IBS or Not? Beware Sudden Onset of Bloating & Pain
Research into ovarian cancer has revealed that symptoms such as abdominal pain, bloating, nausea, vomiting, indigestion, and a change in bowel habits are common in the months preceding a diagnosis. Most of these symptoms are present in irritable bowel syndrome (IBS) and confusion regarding the source of these symptoms might lead to a delayed diagnosis of ovarian cancer. This delay of diagnosis could have a significant impact on ovarian cancer survival.
Ovarian cancer is generally thought of as a silent disease because it doesn’t cause severe symptoms until it has reached an advanced stage. It seems that earlier warning signs are actually present.
Data for 1,985 women with ovarian cancer, 10,941 with breast cancer, and 6,024 “control” subjects without cancer were included in the analysis, reported in the medical journal Cancer. Abdominal swelling and pain were significantly more common six months prior to diagnosis in the women with ovarian cancer than among women in the non-cancer and breast cancer groups. One to three months before diagnosis, gastrointestinal symptoms and pelvic pain were also more common among women diagnosed with ovarian cancer than among women in the two control groups.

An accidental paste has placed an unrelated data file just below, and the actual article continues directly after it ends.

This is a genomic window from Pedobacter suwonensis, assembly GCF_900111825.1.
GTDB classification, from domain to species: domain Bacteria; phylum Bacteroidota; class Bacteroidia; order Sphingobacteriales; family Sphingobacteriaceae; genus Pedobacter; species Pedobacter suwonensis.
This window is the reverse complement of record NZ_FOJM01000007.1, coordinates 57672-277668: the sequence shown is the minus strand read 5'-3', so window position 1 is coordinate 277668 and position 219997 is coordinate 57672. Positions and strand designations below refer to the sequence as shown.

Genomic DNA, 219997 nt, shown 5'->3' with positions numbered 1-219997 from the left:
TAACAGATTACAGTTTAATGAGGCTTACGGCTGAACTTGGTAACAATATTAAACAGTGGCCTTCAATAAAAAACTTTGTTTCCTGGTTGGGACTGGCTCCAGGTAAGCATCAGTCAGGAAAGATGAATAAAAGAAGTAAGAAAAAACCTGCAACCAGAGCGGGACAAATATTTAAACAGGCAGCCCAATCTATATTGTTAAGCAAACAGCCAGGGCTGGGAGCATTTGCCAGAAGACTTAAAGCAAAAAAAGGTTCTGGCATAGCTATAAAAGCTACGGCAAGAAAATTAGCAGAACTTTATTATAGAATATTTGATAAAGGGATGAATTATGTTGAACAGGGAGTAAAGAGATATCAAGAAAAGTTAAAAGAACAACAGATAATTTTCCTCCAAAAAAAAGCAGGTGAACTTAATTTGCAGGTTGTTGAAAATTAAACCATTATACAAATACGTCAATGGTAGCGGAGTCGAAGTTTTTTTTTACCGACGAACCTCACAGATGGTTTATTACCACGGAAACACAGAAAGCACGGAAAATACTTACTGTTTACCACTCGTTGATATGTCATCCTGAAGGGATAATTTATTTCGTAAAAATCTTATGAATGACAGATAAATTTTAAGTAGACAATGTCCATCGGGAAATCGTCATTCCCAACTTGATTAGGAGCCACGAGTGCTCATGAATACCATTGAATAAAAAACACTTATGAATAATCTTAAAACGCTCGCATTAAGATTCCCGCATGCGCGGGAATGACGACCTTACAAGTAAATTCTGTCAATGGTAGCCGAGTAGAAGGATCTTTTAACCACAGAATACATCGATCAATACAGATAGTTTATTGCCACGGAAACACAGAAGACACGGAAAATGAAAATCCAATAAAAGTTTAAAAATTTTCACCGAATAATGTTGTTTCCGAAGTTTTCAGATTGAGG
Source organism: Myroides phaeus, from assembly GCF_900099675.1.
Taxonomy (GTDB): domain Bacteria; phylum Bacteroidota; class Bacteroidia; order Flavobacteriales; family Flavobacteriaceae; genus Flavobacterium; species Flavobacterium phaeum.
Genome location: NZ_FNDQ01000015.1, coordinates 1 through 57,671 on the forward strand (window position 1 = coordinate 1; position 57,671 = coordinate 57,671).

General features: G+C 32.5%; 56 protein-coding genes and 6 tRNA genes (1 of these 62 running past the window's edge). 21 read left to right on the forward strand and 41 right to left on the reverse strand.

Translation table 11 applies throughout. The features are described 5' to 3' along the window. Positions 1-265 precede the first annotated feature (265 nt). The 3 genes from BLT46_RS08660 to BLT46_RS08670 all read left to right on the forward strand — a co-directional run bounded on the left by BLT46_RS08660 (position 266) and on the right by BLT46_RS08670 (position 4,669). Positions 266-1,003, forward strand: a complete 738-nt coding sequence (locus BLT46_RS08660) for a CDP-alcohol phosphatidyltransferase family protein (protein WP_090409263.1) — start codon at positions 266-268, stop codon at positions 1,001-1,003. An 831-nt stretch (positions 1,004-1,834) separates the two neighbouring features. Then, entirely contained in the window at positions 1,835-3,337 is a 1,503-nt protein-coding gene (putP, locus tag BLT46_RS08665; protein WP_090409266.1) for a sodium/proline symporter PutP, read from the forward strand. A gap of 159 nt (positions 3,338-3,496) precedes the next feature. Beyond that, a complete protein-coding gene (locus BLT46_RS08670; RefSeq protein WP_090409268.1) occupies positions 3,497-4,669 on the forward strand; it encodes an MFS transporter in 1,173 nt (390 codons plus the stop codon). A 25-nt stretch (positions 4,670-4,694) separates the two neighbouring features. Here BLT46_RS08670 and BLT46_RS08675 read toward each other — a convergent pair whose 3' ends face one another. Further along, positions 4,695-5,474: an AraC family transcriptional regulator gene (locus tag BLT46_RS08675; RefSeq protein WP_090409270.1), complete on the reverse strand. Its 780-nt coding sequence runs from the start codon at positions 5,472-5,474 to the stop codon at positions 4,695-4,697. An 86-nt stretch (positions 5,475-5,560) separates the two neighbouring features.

The symptoms of ovarian cancer tend to mimic those of other conditions, including digestive disorders, and it’s not unusual for a woman with ovarian cancer to be diagnosed with another condition before finally learning she has cancer. The key seems to be persistent or worsening signs and symptoms.
An important distinction for IBS patients is:
- With a digestive disorder, the symptoms tend to come and go, or they occur in certain situations or after eating certain foods. IBS does not lead to cancer.
- With ovarian cancer, there's typically little fluctuation and signs and symptoms are constant and will gradually worsen. These symptoms are not IBS.
The researchers suggest that an ovarian cancer diagnosis might be made earlier in some patients, if attention is paid to the nature of the symptoms that overlap with other diseases.
First published in The Inside Tract® Newsletter Issue 152 November/December 2005